Los Angeles

Paul McCarthy

Rosamund Felsen Gallery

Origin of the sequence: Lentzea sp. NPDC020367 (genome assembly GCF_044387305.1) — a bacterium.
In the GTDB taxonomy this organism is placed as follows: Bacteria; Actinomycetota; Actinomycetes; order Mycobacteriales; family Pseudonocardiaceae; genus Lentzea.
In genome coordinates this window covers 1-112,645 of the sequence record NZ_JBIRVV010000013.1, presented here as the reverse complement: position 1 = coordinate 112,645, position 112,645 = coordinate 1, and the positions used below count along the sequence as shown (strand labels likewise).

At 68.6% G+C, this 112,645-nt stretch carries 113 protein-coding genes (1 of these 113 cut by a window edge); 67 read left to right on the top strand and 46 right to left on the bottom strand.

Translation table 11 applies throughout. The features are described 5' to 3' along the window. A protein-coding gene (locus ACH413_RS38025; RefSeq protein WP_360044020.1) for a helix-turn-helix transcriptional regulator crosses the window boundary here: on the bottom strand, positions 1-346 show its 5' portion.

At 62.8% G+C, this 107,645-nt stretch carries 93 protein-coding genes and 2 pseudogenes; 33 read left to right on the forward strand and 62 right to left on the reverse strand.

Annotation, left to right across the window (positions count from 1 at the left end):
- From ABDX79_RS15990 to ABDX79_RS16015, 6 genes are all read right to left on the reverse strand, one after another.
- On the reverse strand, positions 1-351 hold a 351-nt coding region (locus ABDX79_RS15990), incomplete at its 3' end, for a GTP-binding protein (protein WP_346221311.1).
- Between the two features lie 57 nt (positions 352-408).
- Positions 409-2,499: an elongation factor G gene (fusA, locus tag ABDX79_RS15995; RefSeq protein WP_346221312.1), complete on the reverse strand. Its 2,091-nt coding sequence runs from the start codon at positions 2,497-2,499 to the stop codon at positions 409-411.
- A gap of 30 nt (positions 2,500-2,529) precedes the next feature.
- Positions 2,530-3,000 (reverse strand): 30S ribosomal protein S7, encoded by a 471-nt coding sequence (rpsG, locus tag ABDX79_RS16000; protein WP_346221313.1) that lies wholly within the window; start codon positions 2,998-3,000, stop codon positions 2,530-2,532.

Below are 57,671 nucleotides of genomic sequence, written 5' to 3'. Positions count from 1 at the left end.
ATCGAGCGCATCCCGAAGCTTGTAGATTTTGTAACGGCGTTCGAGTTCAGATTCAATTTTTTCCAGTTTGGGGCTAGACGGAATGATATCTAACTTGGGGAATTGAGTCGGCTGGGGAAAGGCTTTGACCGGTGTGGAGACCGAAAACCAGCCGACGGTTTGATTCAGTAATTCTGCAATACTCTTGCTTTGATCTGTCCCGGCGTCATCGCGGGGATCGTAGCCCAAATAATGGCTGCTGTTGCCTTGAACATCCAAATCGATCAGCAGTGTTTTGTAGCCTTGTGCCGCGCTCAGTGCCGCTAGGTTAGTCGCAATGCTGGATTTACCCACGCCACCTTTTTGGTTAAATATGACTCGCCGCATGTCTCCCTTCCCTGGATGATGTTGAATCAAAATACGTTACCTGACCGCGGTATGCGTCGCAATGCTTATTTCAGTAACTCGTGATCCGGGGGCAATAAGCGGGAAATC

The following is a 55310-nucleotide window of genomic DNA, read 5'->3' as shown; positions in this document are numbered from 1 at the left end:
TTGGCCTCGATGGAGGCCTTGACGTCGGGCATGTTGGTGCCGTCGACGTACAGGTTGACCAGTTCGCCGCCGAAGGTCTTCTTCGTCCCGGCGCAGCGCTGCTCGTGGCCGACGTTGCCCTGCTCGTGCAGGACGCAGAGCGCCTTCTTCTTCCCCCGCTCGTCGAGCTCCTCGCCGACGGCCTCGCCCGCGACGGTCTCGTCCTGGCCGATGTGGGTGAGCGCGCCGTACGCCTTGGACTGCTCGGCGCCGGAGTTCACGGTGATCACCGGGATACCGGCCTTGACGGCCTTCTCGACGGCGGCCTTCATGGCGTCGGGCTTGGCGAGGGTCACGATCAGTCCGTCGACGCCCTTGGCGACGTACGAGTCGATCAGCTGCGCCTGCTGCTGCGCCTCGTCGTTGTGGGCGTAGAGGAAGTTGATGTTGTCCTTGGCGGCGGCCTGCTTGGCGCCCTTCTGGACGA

Every civilization gets the shamans it deserves. What we have is a media bureaucracy of fashion plates managing our dreams and fears, their Dolby chorus of double-talk snake-charming the popular imagination beyond complacency into a deep, deathlike slumber. Paul McCarthy’s hour-long hostile takeover of television sitcomdom, Bossy Burger, 1991, interrupts our regularly scheduled programming like a nightmare. McCarthy has appeared on TV before. (He chose to exhibit a few of his more unseemly performance works, such as Sailor’s Meat, 1975, in which he dressed in women’s lingerie and fucked raw meat in a skid row hotel room, on videotape.) But now he’s taken his act to prime time: for this show McCarthy assembled an entire TV studio set from the canceled series The Hogan Family and, using a four-camera setup, taped a haunting counter-melody to the Great American televisual Lullaby. Displayed

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